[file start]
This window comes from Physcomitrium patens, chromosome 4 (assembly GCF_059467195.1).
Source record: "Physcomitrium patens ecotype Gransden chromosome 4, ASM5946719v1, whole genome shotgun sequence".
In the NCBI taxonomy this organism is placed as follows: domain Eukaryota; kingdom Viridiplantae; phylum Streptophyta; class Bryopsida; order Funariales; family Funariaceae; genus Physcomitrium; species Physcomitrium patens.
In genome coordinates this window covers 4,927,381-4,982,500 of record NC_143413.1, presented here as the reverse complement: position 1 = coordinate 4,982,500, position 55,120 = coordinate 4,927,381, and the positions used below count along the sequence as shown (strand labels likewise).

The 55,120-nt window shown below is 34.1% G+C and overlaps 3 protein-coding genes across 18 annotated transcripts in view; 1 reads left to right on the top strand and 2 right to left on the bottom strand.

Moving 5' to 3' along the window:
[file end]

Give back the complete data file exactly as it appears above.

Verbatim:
This window comes from Physcomitrium patens, chromosome 4 (assembly GCF_059467195.1).
Source record: "Physcomitrium patens ecotype Gransden chromosome 4, ASM5946719v1, whole genome shotgun sequence".
In the NCBI taxonomy this organism is placed as follows: domain Eukaryota; kingdom Viridiplantae; phylum Streptophyta; class Bryopsida; order Funariales; family Funariaceae; genus Physcomitrium; species Physcomitrium patens.
In genome coordinates this window covers 4,927,381-4,982,500 of record NC_143413.1, presented here as the reverse complement: position 1 = coordinate 4,982,500, position 55,120 = coordinate 4,927,381, and the positions used below count along the sequence as shown (strand labels likewise).

The 55,120-nt window shown below is 34.1% G+C and overlaps 3 protein-coding genes across 18 annotated transcripts in view; 1 reads left to right on the top strand and 2 right to left on the bottom strand.

Moving 5' to 3' along the window: